Remote Duel Invitational: Matteo Bertulezzi's 60-Card Dragon Link
- Thomas Rose
October saw another exciting installment to Konami's Remote Duel Invitational series, this time returning to Europe. The event featured a mixture of content creators and top-level competitive players. Let's take a look at the winning deck, Matteo Bertulezzi's 60-card Dragon Link.
If you missed out on seeing the action live you can still catch a replay over on the official YuGiOh YouTube channel. At the end of the weekend, Matteo Bertulezzi managed to see off the competition with his 60-card Dragon Link deck. The grand final, which saw a swift dispatch of Lithium's Domain Monarchs, was sadly not the highlight of the tournament, but there were many great matches throughout. Domain Monarchs was certainly an inspired choice among a field of combo decks, but at the crucial final stage it drew enough bricks to build a house in France.
Among the more closely contested games of the event, the semifinals saw an exciting rematch of the finalists from Europe's most recent premier event. This time Bertulezzi exacted his revenge upon Ryhan Jabri. In the months since YCS Utrecht, he has had the opportunity to perfect his Dragon Link deck and prepare to take home the glory. Let's jump into his decklist.
The standout part of this decklist is that, while there are 60 cards in the main deck, the number of engine pieces is almost unchanged from a more standard Dragon Link deck, which would typically field 40–50 cards. The bulk of the extra cards come from Matteo's generous sixteen main-decked hand traps.
The less conventional inclusions of Ghost Reaper and Droll highlight how Dragon Link has affirmed its position as the deck to beat. Matteo was quite right to focus his deck building on combating this matchup, which proved to be comfortably the most popular deck at the Invitational. Half of the sixteen invited duelists chose to bring some variant of it for this event.
There are some less conventional engine pieces too. Unexpected Dai is an interesting option that can provide either a low level Dragon, or a Tuner, as required. The Galaxy Serpent required for Dai also gets additional utility from the addition of World Chalice Guardragon. Matteo pointed out how this pair allows Dragon Shrine to be used as more than just another Foolish Burial. It functions as an extender as well as a starter:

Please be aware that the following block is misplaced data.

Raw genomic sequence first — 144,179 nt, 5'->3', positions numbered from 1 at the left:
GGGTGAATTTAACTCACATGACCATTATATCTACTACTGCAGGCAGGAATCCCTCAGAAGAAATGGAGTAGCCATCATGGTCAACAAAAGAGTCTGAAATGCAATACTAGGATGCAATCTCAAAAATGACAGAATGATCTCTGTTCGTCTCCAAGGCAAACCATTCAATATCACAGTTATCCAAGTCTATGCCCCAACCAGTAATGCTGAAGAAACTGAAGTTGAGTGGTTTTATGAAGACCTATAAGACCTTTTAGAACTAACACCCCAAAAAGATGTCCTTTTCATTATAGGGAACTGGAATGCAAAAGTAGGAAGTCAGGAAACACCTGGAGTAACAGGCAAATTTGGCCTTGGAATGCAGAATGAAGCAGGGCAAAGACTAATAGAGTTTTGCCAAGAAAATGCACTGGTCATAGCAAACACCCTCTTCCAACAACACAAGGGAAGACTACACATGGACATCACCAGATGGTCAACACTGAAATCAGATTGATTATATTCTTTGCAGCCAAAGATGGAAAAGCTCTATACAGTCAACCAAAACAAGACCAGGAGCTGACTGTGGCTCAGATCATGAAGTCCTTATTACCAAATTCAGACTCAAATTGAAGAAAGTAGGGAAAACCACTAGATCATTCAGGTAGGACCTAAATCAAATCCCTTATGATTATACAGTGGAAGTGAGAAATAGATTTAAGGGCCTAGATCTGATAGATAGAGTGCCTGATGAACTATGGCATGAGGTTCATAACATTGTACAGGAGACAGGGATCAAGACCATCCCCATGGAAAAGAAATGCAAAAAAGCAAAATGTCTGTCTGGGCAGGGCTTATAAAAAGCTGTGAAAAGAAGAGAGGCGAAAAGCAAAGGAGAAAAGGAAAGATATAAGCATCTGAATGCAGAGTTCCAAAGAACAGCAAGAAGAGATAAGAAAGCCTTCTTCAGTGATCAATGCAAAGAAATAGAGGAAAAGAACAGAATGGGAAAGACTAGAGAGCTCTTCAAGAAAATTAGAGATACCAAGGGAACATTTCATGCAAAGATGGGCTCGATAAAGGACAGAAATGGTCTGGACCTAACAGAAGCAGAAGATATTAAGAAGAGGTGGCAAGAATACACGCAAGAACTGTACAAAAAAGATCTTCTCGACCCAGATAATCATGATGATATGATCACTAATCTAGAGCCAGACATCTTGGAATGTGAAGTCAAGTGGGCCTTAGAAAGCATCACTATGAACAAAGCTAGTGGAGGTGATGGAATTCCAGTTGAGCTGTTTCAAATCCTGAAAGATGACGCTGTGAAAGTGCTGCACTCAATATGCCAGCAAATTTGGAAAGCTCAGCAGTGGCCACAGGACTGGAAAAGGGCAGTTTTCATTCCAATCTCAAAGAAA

"Dragon Shrine was one of the best cards I played because it can send Absorouter to search a Rokket monster, Seyfert to have access to Levianeer, Darkwurm as a generic special summon, and the most important reason is it can send World Chalice Guardragon and Galaxy Serpent, making it exactly the same thing as Phalanx in case your Romulus get stopped."
Notably absent are Vylon Cube and Smoke Grenade. Earlier in the format, this pair were a staple of combo decks, enabling players to neutralize board-breaking powerhouses like Dark Ruler No More and Forbidden Droplet. The existence of this counter play has consequently led to a sharp reduction in the prevalence of those going-second spell cards in favor of simply playing more hand traps, and aiming to prevent the combo, rather than break the board afterward. Particularly relevant is an increase in the popularity of Droll, which prevents the use of Vylon Cube completely.
Observant players like Bertulezzi have noticed this meta shift and are now cutting down on the obsolete combo pieces that were once required. It is worth noting that metagame dynamics like these are inherently cyclical. As a deck builder, if you are able to pinpoint when the majority of players have taken the stance of ignoring a particular counter, then you can put yourself a step ahead of the curve by reintroducing that strategy. Perhaps soon an unexpected Dark Ruler in your deck will be instrumental to seizing some easy victories.
The Extra Deck for this kind of strategy is almost entirely predetermined by the required combo pieces, but again there are a few interesting choices. Despite the card's popularity since release, most Dragon Link decks have not found a space for Apollousa recently, relying instead on other negation effects. Matteo emphasized how this kind of unexpected inclusion can be particularly valuable:
"Apollousa won me almost every game, because nobody expects it to come down and even the pro players hold their Nibiru until you have the materials for Herald on the field, which you play around by making Apollousa."
This selection is a great example of some higher level thinking that you can apply to your own deck building in the future. Consider what options your opponent expects you to have available, and work out how you can use their expectations to trap them in a misplay. Unexpected effect negations are one way to approach this, but the principle can also be applied to other high-impact effects. Consider things like board-breaking cards Black Rose Dragon and Exciton Knight, or game-winning attacks from Utopia Double.
The choices behind this Dragon Link deck show some excellent awareness of the format. It's a great reminder that the most effective deck building decisions needn't be cards that nobody is aware of, merely those which your opponent may not expect from your specific deck. By staying one step ahead of the competition you can maximize the effectiveness of your strategy while invalidating what your opponent is using to combat it. Congratulations again to Matteo for taking the victory. He wanted to thank his friends for helping him prepare:
"Shoutout to all my teammates especially to Marco, Alberto, Collins, Mirko and to Mario Tarantino and Francesco Spirito for all the preparations for the event. Special thanks to Konami for organizing and inviting me. It was a very good experience, I had fun and I hope they organize more in the future."
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